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Opinion, commentary and analysis on everything that makes the U.S. housing economy tick -- not to mention the ghosts in the machine, too. Written by HW's team of editors and reporters each business day.
Real Estate

Here's what the spring housing market will look like this year

Trulia Chief Economist: Expect this

March 14, 2016

While spring homebuying started early this year, as famous Punxsutawney Phil confirmed without a shadow of a doubt at the beginning of February, this doesn’t mean you’re quite ready to add the title of homeowner to your name.

It’s likely to be the biggest financial decision you will ever make, and one that does not need to be decided on the premise that everyone else is doing it.

To help in your deliberation, HousingWire talked to Ralph McLaughlin, chief economist with Trulia, to compile a list of five factors that define this year’s housing market.

1. Selling your home will be easier, but buying your next one may be more difficult

McLaughlin explained that inventory of all homes for sale is down over 35% over the last four years.

“We are in a time of short supply, which is great news for sellers because they will likely be faced with multiple offers due to the little inventory out there,” he said.

But on the flipside, he noted that it’s not so great for people looking to buy a home. “They will be up against a lot of other people and against a short supply of existing homes,” McLaughlin said.

Interestingly enough, he said that the inventory of starter homes, or the homes that are in the least expensive, are probably at the lowest supply they have been in four years.

The February S&P/Case-Shiller report echoed similar inventory concerns, with Zillow Chief Economist Svenja Gudell commenting on it saying, “There are a lot of economic forces at work behind the scenes that will have a big impact on housing as we enter the busy home-shopping season. Low inventory is a factor in almost every market, so buyers should be prepared for a limited selection in the months to come."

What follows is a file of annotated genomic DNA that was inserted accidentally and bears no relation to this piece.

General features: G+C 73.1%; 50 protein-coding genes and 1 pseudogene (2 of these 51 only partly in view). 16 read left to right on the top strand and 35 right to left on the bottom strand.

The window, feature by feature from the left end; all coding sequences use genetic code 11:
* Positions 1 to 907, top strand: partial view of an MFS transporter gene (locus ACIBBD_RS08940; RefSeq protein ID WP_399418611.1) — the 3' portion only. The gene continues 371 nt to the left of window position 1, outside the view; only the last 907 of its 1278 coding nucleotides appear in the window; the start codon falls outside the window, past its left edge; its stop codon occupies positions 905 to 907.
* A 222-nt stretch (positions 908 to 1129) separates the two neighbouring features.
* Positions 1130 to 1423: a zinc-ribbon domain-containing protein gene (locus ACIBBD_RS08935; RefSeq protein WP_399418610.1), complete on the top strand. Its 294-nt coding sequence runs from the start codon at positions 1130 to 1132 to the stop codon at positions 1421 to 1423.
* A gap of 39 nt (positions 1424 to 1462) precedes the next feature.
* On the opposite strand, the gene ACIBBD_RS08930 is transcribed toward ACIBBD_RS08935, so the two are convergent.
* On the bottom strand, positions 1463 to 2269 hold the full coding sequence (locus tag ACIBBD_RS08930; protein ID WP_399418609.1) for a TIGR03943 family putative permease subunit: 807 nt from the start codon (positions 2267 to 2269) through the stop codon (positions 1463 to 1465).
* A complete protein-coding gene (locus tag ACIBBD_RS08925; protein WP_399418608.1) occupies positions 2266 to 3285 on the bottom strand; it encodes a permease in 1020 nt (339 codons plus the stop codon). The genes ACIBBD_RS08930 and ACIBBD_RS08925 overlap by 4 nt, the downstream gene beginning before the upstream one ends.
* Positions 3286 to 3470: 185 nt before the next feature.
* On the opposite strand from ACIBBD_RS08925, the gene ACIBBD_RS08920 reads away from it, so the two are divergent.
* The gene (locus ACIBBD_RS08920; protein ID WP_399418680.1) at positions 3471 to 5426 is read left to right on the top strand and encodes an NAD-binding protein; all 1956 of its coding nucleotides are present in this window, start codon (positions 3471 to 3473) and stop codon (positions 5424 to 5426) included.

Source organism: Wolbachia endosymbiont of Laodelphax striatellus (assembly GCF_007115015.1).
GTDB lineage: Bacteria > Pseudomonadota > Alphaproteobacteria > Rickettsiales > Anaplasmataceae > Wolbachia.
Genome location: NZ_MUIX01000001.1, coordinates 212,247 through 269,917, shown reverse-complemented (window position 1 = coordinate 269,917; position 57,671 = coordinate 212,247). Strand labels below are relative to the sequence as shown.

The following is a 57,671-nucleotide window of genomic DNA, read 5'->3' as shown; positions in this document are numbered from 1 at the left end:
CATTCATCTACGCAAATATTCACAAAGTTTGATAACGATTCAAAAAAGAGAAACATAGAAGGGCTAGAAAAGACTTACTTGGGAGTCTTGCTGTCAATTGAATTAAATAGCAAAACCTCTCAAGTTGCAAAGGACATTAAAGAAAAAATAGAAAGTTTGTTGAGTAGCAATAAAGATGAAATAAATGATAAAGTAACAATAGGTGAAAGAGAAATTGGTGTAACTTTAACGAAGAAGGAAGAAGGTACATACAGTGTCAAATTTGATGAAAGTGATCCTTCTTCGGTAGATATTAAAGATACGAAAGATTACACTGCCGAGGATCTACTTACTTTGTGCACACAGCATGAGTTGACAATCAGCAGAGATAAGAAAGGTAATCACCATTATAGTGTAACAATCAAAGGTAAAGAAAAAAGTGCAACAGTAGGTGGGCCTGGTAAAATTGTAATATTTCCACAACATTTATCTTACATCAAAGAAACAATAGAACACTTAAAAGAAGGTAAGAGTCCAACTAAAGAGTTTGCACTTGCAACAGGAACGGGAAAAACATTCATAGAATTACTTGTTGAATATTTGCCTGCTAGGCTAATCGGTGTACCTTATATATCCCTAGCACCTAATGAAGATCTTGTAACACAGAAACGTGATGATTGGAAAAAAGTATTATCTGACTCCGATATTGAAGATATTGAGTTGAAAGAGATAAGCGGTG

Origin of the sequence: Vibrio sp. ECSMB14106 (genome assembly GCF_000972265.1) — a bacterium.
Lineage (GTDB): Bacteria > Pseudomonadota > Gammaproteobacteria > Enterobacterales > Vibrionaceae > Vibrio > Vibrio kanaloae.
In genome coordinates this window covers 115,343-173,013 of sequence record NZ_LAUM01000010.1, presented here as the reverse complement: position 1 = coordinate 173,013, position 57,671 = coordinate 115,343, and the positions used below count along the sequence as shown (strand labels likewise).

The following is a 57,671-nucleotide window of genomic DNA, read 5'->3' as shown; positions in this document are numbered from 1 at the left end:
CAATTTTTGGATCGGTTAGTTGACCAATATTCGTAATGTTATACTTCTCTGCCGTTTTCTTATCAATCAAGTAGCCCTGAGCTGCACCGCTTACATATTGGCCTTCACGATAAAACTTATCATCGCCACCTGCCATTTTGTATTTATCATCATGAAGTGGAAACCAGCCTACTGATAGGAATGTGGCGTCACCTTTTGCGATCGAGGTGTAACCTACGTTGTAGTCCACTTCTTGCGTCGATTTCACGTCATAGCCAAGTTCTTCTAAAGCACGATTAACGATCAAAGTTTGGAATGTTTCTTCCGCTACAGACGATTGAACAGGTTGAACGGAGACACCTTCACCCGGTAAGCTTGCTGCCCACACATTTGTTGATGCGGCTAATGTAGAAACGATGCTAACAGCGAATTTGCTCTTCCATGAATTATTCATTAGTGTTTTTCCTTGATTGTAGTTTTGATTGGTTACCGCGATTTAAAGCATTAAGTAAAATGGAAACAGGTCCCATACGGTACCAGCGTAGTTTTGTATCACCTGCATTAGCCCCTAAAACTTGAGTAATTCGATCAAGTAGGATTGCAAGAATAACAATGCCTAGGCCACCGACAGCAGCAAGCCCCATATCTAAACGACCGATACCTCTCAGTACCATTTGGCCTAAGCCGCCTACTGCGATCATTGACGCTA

2. It’s finding a home that’s tough to come buy

McLaughlin advised that shoppers should consider buying a new home or a new home off a plan.

Rather than deal with bidding wars, he said you should turn to new inventory, specifically homes off a plan.

In the most recent new home sales report, McLaughlin explained that the share of new home sales not started, in other words homes purchased off a plan, hovered near a 10-year high.

"Why? The inventory of existing homes continues to fall. Low existing inventory likely pushes prospective buyers away from existing homes towards new homes, and as new home sales rise, this allows builders to sell more new homes off plan," McLaughlin said.

3. It’s still cheaper to buy than rent

Even though inventory is down and buying a home is more difficult and stressful, in most parts of the country, it is still cheaper to buy a home than rent over a 5-year period. And it gets cheaper after that, McLaughlin explained.

Most notably, it’s especially true for younger homebuyers that put less than 10% down. He cautioned buyers to remain patient because over a 5-year period it will be in your financial best interest.

4. Don’t panic over possible interest rate increases

"A lot of people ask me this. Should I be concerned? Will it make a difference? The short answer is no,” he said.  

As it stands, he said that interest rates are nothing to worry about because what the Fed does is only loosely tied to mortgage rates.

Even if mortgage rates do go up, which they will do in the medium to long run, in places like California and Honolulu, rates would have rise to 4.5% to 5% to roughly equate the cost of renting.

And in the rest of the country, McLaughlin said, “Rates would have to reach 6% to 7%, and we are a long way off from interest rates at that level. Keep an eye on it but don’t fret."

5. Buyers should be aware of bargain homes

Trulia did a study earlier this year, looking at where properties listed with the word bargain, or similar words, are actually priced at a discount.

Turns out, only 55 of the 100 biggest U.S. housing markets where properties described as a “bargain” are actually listed for a lower price.

“Doesn’t mean you can’t find a bargain, but you are more likely to find it in the Midwest of south,” McLaughlin said. 

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